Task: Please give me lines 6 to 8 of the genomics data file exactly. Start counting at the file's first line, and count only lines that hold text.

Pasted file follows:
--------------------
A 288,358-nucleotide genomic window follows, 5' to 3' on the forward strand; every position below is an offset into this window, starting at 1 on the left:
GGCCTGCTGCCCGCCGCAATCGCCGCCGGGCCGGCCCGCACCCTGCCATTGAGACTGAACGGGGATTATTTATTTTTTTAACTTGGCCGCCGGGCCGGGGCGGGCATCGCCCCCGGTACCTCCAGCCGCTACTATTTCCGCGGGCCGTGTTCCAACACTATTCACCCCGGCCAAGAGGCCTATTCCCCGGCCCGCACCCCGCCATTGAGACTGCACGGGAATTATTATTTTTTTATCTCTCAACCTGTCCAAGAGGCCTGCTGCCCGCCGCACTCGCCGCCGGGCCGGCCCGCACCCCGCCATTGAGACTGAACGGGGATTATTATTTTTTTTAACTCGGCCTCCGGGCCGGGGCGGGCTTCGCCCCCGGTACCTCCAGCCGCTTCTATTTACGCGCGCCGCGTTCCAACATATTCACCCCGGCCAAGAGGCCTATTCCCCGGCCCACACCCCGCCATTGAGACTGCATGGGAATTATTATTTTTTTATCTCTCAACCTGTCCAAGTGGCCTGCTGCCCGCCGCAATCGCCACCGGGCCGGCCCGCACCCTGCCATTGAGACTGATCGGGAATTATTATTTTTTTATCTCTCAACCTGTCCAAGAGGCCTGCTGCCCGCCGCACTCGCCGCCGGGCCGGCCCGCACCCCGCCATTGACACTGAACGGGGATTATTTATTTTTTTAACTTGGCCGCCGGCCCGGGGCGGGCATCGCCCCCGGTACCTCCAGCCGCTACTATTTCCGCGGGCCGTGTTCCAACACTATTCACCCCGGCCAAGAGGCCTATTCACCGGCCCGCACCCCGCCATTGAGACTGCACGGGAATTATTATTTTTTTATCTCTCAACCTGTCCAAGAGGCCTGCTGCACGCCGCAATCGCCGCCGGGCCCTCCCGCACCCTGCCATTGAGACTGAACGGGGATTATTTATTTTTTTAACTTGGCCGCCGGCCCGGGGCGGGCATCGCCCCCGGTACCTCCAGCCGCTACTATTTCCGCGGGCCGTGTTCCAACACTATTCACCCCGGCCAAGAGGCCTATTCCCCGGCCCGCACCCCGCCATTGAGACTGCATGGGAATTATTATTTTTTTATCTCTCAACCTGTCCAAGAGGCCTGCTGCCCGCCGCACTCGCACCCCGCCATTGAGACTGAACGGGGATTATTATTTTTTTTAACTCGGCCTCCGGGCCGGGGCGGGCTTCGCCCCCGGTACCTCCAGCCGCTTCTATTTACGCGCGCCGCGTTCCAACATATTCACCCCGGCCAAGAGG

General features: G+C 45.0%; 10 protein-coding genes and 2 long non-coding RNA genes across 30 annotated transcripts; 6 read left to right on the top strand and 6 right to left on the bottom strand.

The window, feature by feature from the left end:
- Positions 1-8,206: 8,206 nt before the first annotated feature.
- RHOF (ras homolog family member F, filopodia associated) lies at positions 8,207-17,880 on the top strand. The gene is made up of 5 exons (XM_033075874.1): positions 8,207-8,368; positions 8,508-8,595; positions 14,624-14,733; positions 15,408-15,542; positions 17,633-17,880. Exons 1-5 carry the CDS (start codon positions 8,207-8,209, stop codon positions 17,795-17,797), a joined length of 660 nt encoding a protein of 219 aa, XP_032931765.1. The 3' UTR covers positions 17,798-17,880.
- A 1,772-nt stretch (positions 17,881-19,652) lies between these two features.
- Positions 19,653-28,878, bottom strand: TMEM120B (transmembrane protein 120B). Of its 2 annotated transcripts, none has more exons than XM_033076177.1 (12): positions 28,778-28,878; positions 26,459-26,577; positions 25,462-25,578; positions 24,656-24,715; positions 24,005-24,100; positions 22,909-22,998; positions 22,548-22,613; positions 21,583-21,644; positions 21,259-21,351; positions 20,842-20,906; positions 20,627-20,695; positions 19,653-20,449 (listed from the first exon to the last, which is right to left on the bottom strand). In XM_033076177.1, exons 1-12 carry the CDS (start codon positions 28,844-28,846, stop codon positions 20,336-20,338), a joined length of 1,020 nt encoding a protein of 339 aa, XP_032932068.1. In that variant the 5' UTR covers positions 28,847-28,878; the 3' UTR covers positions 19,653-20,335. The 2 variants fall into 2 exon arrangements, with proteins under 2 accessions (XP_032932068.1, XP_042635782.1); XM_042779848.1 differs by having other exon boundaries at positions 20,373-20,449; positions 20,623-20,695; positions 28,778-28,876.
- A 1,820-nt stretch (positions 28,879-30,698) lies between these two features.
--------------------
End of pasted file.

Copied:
- RHOF (ras homolog family member F, filopodia associated) lies at positions 8,207-17,880 on the top strand. The gene is made up of 5 exons (XM_033075874.1): positions 8,207-8,368; positions 8,508-8,595; positions 14,624-14,733; positions 15,408-15,542; positions 17,633-17,880. Exons 1-5 carry the CDS (start codon positions 8,207-8,209, stop codon positions 17,795-17,797), a joined length of 660 nt encoding a protein of 219 aa, XP_032931765.1. The 3' UTR covers positions 17,798-17,880.
- A 1,772-nt stretch (positions 17,881-19,652) lies between these two features.
- Positions 19,653-28,878, bottom strand: TMEM120B (transmembrane protein 120B). Of its 2 annotated transcripts, none has more exons than XM_033076177.1 (12): positions 28,778-28,878; positions 26,459-26,577; positions 25,462-25,578; positions 24,656-24,715; positions 24,005-24,100; positions 22,909-22,998; positions 22,548-22,613; positions 21,583-21,644; positions 21,259-21,351; positions 20,842-20,906; positions 20,627-20,695; positions 19,653-20,449 (listed from the first exon to the last, which is right to left on the bottom strand). In XM_033076177.1, exons 1-12 carry the CDS (start codon positions 28,844-28,846, stop codon positions 20,336-20,338), a joined length of 1,020 nt encoding a protein of 339 aa, XP_032932068.1. In that variant the 5' UTR covers positions 28,847-28,878; the 3' UTR covers positions 19,653-20,335. The 2 variants fall into 2 exon arrangements, with proteins under 2 accessions (XP_032932068.1, XP_042635782.1); XM_042779848.1 differs by having other exon boundaries at positions 20,373-20,449; positions 20,623-20,695; positions 28,778-28,876.